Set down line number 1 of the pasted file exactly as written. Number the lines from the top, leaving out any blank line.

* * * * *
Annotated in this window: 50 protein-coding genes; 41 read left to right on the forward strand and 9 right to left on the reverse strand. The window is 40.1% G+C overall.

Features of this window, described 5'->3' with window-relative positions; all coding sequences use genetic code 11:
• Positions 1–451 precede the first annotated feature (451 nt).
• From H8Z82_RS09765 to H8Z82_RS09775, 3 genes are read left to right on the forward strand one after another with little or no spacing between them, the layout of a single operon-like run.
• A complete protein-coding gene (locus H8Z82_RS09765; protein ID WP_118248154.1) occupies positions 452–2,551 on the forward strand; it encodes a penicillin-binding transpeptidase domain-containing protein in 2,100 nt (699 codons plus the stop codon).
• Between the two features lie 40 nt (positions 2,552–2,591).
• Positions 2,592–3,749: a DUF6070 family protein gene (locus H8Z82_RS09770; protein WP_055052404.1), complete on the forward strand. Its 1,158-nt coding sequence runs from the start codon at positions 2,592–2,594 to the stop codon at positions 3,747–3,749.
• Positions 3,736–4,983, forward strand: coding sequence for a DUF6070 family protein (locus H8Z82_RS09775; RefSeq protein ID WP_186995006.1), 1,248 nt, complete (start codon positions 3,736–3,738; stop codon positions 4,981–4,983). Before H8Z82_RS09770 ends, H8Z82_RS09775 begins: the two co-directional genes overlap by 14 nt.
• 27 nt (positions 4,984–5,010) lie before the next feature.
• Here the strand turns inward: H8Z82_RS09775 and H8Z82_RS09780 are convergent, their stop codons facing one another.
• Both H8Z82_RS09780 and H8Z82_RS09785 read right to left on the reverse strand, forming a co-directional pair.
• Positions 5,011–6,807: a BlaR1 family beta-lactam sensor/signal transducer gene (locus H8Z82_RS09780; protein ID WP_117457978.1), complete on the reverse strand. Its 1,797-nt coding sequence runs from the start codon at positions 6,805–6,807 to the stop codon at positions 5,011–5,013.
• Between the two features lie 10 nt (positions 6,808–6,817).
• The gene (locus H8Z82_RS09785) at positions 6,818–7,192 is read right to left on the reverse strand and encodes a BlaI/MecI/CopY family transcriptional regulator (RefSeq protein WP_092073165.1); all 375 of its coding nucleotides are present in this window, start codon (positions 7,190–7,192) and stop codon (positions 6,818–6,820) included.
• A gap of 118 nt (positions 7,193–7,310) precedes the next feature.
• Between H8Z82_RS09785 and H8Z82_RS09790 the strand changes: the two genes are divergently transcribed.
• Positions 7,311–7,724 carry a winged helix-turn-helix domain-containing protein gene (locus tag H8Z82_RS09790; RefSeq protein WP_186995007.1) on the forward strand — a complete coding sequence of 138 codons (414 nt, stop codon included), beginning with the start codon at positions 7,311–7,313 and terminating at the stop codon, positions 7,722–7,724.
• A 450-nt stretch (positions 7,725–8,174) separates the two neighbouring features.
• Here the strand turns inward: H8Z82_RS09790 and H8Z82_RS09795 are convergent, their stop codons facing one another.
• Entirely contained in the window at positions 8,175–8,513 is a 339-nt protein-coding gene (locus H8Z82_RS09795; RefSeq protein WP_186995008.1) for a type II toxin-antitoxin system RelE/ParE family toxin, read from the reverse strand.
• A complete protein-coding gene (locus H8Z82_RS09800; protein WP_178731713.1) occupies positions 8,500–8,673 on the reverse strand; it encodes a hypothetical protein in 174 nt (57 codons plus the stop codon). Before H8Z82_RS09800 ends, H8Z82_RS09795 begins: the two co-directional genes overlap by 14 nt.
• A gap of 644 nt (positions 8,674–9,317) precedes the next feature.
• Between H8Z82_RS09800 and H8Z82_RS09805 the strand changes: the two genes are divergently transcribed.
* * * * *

Annotated in this window: 50 protein-coding genes; 41 read left to right on the forward strand and 9 right to left on the reverse strand. The window is 40.1% G+C overall.